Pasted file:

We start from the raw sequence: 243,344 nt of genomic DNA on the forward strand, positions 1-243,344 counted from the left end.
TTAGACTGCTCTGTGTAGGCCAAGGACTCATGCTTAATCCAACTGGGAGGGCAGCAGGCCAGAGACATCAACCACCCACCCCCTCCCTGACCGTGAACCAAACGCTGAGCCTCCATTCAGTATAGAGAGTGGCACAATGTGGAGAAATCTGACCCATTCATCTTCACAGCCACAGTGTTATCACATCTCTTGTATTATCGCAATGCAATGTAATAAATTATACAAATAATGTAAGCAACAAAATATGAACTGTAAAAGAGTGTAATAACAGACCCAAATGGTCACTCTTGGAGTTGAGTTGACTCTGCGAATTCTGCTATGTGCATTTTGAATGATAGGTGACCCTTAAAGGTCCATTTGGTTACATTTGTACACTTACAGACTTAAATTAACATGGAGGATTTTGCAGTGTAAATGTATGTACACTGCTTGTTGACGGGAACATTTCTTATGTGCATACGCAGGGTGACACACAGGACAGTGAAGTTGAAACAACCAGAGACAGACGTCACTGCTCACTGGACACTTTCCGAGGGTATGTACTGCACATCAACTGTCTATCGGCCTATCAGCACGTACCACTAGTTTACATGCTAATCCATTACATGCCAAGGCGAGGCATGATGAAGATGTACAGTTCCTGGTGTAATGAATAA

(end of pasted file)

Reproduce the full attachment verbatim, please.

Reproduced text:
We start from the raw sequence: 243,344 nt of genomic DNA on the forward strand, positions 1-243,344 counted from the left end.
TTAGACTGCTCTGTGTAGGCCAAGGACTCATGCTTAATCCAACTGGGAGGGCAGCAGGCCAGAGACATCAACCACCCACCCCCTCCCTGACCGTGAACCAAACGCTGAGCCTCCATTCAGTATAGAGAGTGGCACAATGTGGAGAAATCTGACCCATTCATCTTCACAGCCACAGTGTTATCACATCTCTTGTATTATCGCAATGCAATGTAATAAATTATACAAATAATGTAAGCAACAAAATATGAACTGTAAAAGAGTGTAATAACAGACCCAAATGGTCACTCTTGGAGTTGAGTTGACTCTGCGAATTCTGCTATGTGCATTTTGAATGATAGGTGACCCTTAAAGGTCCATTTGGTTACATTTGTACACTTACAGACTTAAATTAACATGGAGGATTTTGCAGTGTAAATGTATGTACACTGCTTGTTGACGGGAACATTTCTTATGTGCATACGCAGGGTGACACACAGGACAGTGAAGTTGAAACAACCAGAGACAGACGTCACTGCTCACTGGACACTTTCCGAGGGTATGTACTGCACATCAACTGTCTATCGGCCTATCAGCACGTACCACTAGTTTACATGCTAATCCATTACATGCCAAGGCGAGGCATGATGAAGATGTACAGTTCCTGGTGTAATGAATAA